Why You Shouldn’t Direct Deposit Your Tax Refund To IRA
This past Sunday, I came across an article from Humberto Cruz that discussed reasons direct deposit of your tax refund may not be the best idea.
In the event that you were not aware of the recent change, you are now able to have your tax refund sent to an IRA via direct deposit. Last summer, Congress approved a provision of the Pension Protection Act in an effort to increase retirement savings and try to help people that might not otherwise direct the refund towards savings.
Risk: Deadline Approaching
When making a contribution to an IRA, it is possible to make a contribution for the prior tax year up until the filing deadline of the following year. Therefore, you can make a 2006 IRA contribution up until April 17th, 2007. However, as noted in the article, it is not a good idea to try and make that 2006 contribution via direct deposit of your tax refund.
Why not? Quite simply because the tax filing deadline is only 2 weeks away and there is a large risk that your refund, even if filed electronically, will not be processed and deposited until after the 17th. If that were to happen, your 2006 contribution would not be allowed and you would then be faced with filing an amended return to compensate for the mistake.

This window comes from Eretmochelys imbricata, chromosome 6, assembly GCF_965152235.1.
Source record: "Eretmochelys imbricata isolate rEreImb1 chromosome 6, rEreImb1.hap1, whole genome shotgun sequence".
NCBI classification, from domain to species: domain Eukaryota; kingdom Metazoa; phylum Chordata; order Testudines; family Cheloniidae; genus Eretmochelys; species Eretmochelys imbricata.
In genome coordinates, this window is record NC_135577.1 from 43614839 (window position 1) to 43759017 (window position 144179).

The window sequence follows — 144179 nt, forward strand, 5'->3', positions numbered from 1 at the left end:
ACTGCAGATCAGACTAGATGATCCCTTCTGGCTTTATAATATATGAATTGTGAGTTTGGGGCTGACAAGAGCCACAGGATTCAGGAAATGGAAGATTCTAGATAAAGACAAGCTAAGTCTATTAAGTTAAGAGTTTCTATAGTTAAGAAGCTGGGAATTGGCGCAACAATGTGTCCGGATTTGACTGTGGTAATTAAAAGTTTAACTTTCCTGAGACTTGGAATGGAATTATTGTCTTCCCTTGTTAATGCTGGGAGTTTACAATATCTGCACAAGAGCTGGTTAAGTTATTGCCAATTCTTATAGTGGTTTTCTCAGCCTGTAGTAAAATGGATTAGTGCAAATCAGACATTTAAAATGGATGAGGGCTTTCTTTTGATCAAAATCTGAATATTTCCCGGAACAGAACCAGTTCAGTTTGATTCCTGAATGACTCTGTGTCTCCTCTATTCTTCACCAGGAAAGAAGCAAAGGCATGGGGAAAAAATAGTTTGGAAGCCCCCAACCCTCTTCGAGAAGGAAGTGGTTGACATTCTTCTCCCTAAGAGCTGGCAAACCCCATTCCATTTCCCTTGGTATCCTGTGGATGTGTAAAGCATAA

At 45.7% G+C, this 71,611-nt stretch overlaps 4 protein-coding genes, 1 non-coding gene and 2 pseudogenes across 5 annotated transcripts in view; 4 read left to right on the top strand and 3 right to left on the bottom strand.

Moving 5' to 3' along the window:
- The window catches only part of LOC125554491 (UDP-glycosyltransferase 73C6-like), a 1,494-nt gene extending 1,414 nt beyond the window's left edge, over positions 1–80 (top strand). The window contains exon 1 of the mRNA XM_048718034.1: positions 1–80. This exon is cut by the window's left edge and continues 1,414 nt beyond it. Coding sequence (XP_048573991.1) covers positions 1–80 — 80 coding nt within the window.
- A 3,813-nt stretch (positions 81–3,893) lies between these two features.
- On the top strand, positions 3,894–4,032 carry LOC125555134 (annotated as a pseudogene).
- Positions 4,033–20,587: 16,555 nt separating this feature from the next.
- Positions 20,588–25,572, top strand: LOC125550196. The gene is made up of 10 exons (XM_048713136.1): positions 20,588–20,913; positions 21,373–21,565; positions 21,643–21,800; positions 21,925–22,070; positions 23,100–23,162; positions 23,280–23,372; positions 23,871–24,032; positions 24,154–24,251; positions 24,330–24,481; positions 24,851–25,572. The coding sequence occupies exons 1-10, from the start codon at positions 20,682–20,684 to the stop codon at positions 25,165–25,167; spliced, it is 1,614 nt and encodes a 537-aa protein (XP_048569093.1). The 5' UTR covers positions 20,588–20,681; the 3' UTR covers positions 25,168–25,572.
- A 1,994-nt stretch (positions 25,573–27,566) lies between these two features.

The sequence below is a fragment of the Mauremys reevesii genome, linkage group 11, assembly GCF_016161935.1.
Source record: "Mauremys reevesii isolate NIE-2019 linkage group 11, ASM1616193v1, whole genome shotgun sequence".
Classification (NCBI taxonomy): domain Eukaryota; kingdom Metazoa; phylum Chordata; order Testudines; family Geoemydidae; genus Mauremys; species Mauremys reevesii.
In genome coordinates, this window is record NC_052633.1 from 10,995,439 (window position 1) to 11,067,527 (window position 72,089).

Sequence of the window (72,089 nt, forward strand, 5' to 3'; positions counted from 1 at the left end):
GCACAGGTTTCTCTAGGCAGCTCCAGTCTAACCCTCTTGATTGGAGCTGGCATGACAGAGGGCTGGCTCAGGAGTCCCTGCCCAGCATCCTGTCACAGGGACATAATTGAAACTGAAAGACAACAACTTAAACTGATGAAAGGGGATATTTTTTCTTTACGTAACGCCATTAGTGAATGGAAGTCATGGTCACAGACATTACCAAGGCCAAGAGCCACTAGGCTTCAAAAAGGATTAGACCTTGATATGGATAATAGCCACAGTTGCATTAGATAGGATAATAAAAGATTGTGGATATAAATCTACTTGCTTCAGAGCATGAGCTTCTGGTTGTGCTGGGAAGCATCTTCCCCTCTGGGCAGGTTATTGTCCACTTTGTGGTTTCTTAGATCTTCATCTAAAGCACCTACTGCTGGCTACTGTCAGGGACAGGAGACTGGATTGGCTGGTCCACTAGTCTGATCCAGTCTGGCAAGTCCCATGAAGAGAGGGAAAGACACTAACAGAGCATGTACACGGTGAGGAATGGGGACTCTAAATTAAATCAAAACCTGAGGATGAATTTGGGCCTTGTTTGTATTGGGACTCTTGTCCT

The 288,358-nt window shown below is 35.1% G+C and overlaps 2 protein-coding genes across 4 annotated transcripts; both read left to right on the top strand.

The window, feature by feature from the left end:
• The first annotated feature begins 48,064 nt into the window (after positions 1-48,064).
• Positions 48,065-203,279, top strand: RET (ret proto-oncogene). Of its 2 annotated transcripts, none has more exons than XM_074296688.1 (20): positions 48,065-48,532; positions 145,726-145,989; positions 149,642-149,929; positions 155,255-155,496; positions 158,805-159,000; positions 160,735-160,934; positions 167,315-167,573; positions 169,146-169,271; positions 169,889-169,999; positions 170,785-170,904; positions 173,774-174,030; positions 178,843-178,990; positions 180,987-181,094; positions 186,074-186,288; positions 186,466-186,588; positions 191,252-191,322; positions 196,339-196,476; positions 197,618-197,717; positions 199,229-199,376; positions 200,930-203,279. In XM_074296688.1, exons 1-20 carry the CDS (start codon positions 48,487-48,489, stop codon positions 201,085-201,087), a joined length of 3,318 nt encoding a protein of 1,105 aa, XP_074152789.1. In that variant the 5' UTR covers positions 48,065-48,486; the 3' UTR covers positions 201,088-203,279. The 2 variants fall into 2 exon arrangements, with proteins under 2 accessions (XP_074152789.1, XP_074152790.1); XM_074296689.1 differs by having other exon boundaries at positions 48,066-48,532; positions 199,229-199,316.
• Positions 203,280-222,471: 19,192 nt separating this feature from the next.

Risk: Adjusted Refund
The article continues to mention a point that did not even occur to me but is a very valid concern. If you earmark your refund to be deposited into your IRA and also planned to deposit additional funds to maximize your contribution, you could encounter problems if the amount of your refunded is adjusted by the IRS.
If the IRS adjusted the refund in your favor, you could exceed the maximum contribution amount and subject yourself to tax penalties. While not as problematic, if your refund is adjusted to be lower than expected, you would miss out on contributing the maximum to your IRA for 2006. Once the deadline passes for an IRA contribution you cannot *make up* that contribution at a later date, thus this can cost you a considerable amount over the long term.
Risk: Interest Free Loan to Government
The point I agree with most from this article is the idea that too many people revel in receiving a large tax refund every year but find themselves struggling to make ends meet month to month. Rather than continue to provide an interest free loan to the government, adjust your withholdings to increase your take-home pay.
With that money actually coming to you every month, you have the ability to make regular contributions to your IRA or maybe apply the extra funds to eliminate any consumer debt. There is no reason to be stretched too thin every month of the year in anticipation of that tax refund every spring.
Direct Deposit…Just Not To IRA
In closing, I really think that you should utilize the ability to direct deposit your tax refund but just do not do it to your IRA. While I understand the reasons behind this provision approved by Congress, I still think there are a few flaws that have the potential to trip up the people that they are hoping to help.
Be sure to check out the reasons entire article as I think this a great read. I really enjoy the work of Humberto Cruz, maybe I can track him down and interview him for this blog! Humberto, what do you think?